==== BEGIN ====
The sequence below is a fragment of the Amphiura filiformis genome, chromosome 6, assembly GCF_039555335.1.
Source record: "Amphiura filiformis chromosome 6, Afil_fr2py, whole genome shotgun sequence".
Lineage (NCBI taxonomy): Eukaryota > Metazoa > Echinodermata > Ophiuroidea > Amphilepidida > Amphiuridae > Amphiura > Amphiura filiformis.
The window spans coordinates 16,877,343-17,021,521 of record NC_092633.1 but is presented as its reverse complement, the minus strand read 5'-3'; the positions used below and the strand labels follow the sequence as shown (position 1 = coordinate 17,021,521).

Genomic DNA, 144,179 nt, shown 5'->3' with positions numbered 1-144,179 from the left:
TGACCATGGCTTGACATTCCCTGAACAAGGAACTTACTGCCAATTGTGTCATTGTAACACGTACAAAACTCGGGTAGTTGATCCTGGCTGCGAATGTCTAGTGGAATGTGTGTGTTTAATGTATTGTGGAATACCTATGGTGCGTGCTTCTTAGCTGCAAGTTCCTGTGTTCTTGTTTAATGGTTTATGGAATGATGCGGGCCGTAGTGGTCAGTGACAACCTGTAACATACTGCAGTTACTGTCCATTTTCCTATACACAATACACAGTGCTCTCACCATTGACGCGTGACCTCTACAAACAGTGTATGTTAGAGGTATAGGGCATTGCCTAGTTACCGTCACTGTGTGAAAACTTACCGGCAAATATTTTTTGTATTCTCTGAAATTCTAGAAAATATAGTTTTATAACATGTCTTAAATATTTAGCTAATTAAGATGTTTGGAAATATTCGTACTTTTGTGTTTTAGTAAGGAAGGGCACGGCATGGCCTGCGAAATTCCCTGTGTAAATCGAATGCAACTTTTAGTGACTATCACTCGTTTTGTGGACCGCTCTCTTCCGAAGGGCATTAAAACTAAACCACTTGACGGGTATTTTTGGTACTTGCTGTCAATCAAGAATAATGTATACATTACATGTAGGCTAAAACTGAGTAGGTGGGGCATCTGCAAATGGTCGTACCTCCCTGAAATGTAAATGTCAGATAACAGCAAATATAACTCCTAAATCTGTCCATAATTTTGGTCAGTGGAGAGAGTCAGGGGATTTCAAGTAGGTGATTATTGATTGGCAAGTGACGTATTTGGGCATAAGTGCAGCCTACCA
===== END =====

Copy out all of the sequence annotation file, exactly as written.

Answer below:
The sequence below is a fragment of the Amphiura filiformis genome, chromosome 6, assembly GCF_039555335.1.
Source record: "Amphiura filiformis chromosome 6, Afil_fr2py, whole genome shotgun sequence".
Lineage (NCBI taxonomy): Eukaryota > Metazoa > Echinodermata > Ophiuroidea > Amphilepidida > Amphiuridae > Amphiura > Amphiura filiformis.
The window spans coordinates 16,877,343-17,021,521 of record NC_092633.1 but is presented as its reverse complement, the minus strand read 5'-3'; the positions used below and the strand labels follow the sequence as shown (position 1 = coordinate 17,021,521).

Genomic DNA, 144,179 nt, shown 5'->3' with positions numbered 1-144,179 from the left:
TGACCATGGCTTGACATTCCCTGAACAAGGAACTTACTGCCAATTGTGTCATTGTAACACGTACAAAACTCGGGTAGTTGATCCTGGCTGCGAATGTCTAGTGGAATGTGTGTGTTTAATGTATTGTGGAATACCTATGGTGCGTGCTTCTTAGCTGCAAGTTCCTGTGTTCTTGTTTAATGGTTTATGGAATGATGCGGGCCGTAGTGGTCAGTGACAACCTGTAACATACTGCAGTTACTGTCCATTTTCCTATACACAATACACAGTGCTCTCACCATTGACGCGTGACCTCTACAAACAGTGTATGTTAGAGGTATAGGGCATTGCCTAGTTACCGTCACTGTGTGAAAACTTACCGGCAAATATTTTTTGTATTCTCTGAAATTCTAGAAAATATAGTTTTATAACATGTCTTAAATATTTAGCTAATTAAGATGTTTGGAAATATTCGTACTTTTGTGTTTTAGTAAGGAAGGGCACGGCATGGCCTGCGAAATTCCCTGTGTAAATCGAATGCAACTTTTAGTGACTATCACTCGTTTTGTGGACCGCTCTCTTCCGAAGGGCATTAAAACTAAACCACTTGACGGGTATTTTTGGTACTTGCTGTCAATCAAGAATAATGTATACATTACATGTAGGCTAAAACTGAGTAGGTGGGGCATCTGCAAATGGTCGTACCTCCCTGAAATGTAAATGTCAGATAACAGCAAATATAACTCCTAAATCTGTCCATAATTTTGGTCAGTGGAGAGAGTCAGGGGATTTCAAGTAGGTGATTATTGATTGGCAAGTGACGTATTTGGGCATAAGTGCAGCCTACCA